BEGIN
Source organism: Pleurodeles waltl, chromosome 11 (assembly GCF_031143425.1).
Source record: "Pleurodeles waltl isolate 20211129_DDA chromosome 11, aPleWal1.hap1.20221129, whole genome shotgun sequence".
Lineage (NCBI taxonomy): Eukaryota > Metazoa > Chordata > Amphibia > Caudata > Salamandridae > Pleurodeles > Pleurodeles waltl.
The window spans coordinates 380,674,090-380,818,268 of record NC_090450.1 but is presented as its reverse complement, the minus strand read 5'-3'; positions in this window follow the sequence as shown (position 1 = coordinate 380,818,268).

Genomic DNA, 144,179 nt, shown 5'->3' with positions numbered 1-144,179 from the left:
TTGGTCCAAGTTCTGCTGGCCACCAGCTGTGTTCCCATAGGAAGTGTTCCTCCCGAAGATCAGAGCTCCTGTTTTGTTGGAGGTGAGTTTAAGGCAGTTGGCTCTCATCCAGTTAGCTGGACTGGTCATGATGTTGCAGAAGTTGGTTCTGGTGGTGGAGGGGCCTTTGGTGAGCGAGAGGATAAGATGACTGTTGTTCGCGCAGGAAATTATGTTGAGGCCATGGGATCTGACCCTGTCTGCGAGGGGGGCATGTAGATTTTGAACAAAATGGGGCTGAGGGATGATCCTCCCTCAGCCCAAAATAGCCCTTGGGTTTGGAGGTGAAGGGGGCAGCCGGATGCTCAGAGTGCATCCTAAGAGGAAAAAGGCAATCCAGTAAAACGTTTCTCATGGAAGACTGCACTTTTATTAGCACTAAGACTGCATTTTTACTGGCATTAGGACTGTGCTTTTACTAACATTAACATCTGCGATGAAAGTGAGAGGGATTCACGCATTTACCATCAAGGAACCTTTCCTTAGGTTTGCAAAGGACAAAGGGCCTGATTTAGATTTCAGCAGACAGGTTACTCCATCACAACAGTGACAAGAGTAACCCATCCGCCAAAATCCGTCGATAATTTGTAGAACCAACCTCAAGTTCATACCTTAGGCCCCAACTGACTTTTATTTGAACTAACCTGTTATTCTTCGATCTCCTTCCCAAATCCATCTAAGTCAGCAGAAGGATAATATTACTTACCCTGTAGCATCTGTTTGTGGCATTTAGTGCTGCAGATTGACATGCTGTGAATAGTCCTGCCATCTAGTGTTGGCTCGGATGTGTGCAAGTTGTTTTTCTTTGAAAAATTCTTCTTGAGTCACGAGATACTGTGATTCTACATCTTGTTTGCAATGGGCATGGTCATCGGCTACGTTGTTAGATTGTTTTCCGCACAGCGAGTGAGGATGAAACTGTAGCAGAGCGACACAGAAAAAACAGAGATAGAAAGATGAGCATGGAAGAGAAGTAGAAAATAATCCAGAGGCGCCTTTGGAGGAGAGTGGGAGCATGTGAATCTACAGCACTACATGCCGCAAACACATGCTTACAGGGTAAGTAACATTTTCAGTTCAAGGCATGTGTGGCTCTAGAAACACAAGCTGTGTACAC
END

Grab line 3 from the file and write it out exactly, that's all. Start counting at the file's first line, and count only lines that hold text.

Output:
Lineage (NCBI taxonomy): Eukaryota > Metazoa > Chordata > Amphibia > Caudata > Salamandridae > Pleurodeles > Pleurodeles waltl.